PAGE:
- Northern California
- Colorado Rockies
- 1 Week in Quebec
- Southeast Coast
- Graduates' XC Trip
- NH Backpacking
- Martha's Vineyard
- Yosemite & Nevada
- Southern Alaska
- Colorado & Utah
- Canadian Maritimes
- Best of Utah
- Southern Loop
- Pacific Northwest
- Midwest & Rockies
- Los Angeles to NYC
- East Coast Trips
- RV Rentals
Grand Canyon - South Rim, AZ
Saturday, July 11, 2009 - 1:30pm by Tommy
226 miles and 5 hours from our last stop - 2 night stay
We arrived in early afternoon and after a quick lunch got started on our hike. We went down the Bright Angel Trail. It has stops at 1.5, 3 and 5 miles down. If someone is willing to do an overnight at the bottom of the canyon, the trail continues all the way to the North Rim. We decided to stop at the 3 mile house (a little over 2,000 feet into the Canyon) partly because it was 104 degrees (but it’s OK, it’s a dry heat) and, at the Grand Canyon, what goes down must come up. And that “up” was starting to look worse and worse. The six mile round-trip was a very good distance.
There was a bit of a surprise on the way back up the trail. We turned a corner with our heads down, and almost stepped on a big horned sheep that was just sitting, chilling out and eating in the middle of the trail. Not wanting to frighten or anger an animal that could severely hurt us, and being only about ten feet away from it, we just held our ground and it allowed for Tommy and John to get some great pictures. Finally, we decided to take our chances and as we started to walk by, the sheep ran away.
It started raining right at the end of the hike so we headed to the General Store to pick up some dinner.
After dinner it was time to set up camp. Since we weren’t going to use the tent again, we decided to try and get creative. We grabbed out the hammocks and John climbed about ten feet up a tree and tied the first hammock. Then halfway between the top hammock and the ground the second one got tied, creating a set of hammock bunk beds. John was on top, Tommy in the middle, and Christian, Colin and I were beneath. (See picture)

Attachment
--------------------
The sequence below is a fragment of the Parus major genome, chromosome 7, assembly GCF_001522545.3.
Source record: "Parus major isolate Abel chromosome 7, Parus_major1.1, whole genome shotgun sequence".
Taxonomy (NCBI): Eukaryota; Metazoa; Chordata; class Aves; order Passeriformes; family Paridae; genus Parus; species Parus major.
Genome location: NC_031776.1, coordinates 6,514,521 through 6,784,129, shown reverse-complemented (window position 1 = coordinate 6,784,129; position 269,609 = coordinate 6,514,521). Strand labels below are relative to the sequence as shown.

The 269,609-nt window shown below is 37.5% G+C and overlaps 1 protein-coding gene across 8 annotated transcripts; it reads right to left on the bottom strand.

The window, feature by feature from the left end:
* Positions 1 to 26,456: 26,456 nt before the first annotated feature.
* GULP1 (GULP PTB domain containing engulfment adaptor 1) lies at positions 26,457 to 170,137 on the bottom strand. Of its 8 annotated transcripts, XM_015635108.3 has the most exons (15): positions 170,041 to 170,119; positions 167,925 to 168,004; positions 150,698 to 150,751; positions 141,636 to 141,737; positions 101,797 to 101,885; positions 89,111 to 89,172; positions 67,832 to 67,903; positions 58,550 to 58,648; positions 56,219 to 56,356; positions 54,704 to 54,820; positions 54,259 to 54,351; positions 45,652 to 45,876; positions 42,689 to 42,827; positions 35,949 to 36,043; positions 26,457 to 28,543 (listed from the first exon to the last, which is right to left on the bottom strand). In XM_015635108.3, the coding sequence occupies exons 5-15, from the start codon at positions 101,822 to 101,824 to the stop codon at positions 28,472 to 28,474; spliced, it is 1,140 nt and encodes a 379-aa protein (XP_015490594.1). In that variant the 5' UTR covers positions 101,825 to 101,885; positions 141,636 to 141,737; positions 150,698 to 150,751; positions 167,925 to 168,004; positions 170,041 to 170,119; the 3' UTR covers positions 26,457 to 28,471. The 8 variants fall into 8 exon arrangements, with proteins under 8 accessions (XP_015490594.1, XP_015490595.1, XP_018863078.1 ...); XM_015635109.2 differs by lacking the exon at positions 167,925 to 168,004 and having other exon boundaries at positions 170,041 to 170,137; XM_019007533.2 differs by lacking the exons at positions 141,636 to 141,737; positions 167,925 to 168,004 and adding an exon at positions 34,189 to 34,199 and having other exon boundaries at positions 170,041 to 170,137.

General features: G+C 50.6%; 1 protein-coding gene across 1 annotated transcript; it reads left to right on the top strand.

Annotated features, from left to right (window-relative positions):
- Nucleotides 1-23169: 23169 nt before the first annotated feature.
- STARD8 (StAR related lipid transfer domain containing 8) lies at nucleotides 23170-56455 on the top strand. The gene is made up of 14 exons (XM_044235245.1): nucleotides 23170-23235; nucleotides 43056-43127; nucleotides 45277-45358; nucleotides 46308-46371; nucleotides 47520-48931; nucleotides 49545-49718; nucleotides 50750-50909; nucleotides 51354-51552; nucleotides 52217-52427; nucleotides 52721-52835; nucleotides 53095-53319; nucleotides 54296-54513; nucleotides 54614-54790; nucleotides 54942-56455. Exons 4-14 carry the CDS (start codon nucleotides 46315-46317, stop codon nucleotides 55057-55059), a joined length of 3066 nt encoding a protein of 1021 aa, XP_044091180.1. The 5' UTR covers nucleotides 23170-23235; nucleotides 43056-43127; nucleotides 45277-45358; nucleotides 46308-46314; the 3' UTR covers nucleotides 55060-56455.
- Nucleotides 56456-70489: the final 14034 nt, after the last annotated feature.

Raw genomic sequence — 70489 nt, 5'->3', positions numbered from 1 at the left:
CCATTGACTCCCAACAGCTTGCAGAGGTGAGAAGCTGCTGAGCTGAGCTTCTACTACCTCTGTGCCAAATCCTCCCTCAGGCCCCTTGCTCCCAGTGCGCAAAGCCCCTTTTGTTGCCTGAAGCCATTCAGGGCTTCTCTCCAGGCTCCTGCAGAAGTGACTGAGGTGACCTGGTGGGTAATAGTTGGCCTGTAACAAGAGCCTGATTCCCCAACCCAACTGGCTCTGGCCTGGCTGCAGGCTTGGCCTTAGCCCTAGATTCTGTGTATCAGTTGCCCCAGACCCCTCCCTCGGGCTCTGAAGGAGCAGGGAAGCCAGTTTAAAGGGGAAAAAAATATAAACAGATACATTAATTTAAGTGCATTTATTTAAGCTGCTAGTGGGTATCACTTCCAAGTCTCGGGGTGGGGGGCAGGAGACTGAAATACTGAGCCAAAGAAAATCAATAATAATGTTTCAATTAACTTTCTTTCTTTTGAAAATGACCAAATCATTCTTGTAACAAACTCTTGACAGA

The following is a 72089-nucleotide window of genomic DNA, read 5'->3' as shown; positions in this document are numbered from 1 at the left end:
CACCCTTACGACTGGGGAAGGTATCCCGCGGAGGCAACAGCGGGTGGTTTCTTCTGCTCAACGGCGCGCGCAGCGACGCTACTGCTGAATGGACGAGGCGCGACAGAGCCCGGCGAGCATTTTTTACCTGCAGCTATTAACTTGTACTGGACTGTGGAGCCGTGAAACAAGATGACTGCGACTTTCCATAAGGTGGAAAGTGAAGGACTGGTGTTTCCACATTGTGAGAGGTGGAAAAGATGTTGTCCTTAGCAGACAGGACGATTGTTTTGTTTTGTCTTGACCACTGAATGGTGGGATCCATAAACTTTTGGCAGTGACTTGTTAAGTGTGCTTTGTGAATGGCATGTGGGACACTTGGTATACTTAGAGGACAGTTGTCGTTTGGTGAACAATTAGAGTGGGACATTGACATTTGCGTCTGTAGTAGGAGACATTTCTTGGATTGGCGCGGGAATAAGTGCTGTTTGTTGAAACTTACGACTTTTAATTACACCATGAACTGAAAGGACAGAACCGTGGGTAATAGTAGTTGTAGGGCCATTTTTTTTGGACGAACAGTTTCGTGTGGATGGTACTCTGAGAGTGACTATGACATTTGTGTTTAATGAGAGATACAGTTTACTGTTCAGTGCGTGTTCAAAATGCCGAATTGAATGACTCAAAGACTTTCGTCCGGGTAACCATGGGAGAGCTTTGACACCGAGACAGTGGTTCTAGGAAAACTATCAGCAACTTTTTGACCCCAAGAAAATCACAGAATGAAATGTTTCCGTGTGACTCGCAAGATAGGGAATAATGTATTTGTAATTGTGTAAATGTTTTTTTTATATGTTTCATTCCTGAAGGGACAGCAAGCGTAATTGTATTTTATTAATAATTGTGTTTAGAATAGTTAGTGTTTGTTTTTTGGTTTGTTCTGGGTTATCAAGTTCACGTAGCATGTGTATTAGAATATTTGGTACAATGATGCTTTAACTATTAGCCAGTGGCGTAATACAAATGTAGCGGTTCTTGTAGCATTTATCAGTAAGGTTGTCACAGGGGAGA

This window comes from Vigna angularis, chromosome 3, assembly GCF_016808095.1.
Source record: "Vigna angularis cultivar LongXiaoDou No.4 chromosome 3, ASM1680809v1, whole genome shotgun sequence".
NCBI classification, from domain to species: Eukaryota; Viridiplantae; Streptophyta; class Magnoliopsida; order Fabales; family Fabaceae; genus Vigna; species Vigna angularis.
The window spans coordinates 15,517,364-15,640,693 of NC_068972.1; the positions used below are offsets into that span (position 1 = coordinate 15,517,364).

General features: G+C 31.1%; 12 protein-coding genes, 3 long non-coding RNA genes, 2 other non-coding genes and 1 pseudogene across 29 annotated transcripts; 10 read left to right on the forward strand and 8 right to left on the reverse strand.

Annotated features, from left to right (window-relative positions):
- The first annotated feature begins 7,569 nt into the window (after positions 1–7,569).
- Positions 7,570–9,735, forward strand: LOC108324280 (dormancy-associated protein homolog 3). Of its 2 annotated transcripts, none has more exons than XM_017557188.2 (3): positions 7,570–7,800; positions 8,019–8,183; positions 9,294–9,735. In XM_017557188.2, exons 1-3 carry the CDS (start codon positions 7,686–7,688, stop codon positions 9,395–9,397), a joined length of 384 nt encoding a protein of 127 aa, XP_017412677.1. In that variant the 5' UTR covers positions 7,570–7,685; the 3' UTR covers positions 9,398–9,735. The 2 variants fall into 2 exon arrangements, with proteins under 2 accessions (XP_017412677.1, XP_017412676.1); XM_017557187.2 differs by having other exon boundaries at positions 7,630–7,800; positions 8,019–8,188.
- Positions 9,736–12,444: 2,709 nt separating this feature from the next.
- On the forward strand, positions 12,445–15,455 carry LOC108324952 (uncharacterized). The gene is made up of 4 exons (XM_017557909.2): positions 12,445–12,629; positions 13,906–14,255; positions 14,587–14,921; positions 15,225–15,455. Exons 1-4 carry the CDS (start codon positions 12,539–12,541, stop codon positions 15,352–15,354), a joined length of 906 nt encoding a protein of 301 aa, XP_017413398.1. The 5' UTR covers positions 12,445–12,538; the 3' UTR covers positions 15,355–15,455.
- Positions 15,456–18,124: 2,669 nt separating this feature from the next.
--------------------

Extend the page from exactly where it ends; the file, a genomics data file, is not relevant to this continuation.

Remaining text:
Then it was time for John to try and get into his bed, which was even more entertaining for the group of people sitting around a fire in the campsite next to us, than it was for us. Roars of laughter emerged from them the first time Tommy fell out of his bed. It seems to be a pattern, everywhere we go, people stare. We’re like free entertainment. But eventually we all got settled in, and with the confidence that John would fall in the middle of the night and wake up everyone, while crushing Tommy, we went to sleep.
Day 12 was a bit of a “slow” day, which was nice, because we had a lot of time to ourselves to just kind of hang out, and weren’t rushed from one place to another to complete an agenda. We slept through the alarm and didn’t wake up until around 8:30. Surprisingly, neither Tommy nor John fell out of bed.
After breakfast we headed to the scenic drive to see all of the major “overlook points.” After we saw a few points we arrived at Moran Point. That was probably the best stop of the day because there was not only the same overlook platform as the other stops, but it allowed for us to hike out into the Canyon a little. We saw this plateauish looking cliff past the fenced overlook and John, Tommy, and I first climbed down and out onto it. Then Christian and Colin followed. It was probably the best view of the day, and was a great hike/climb.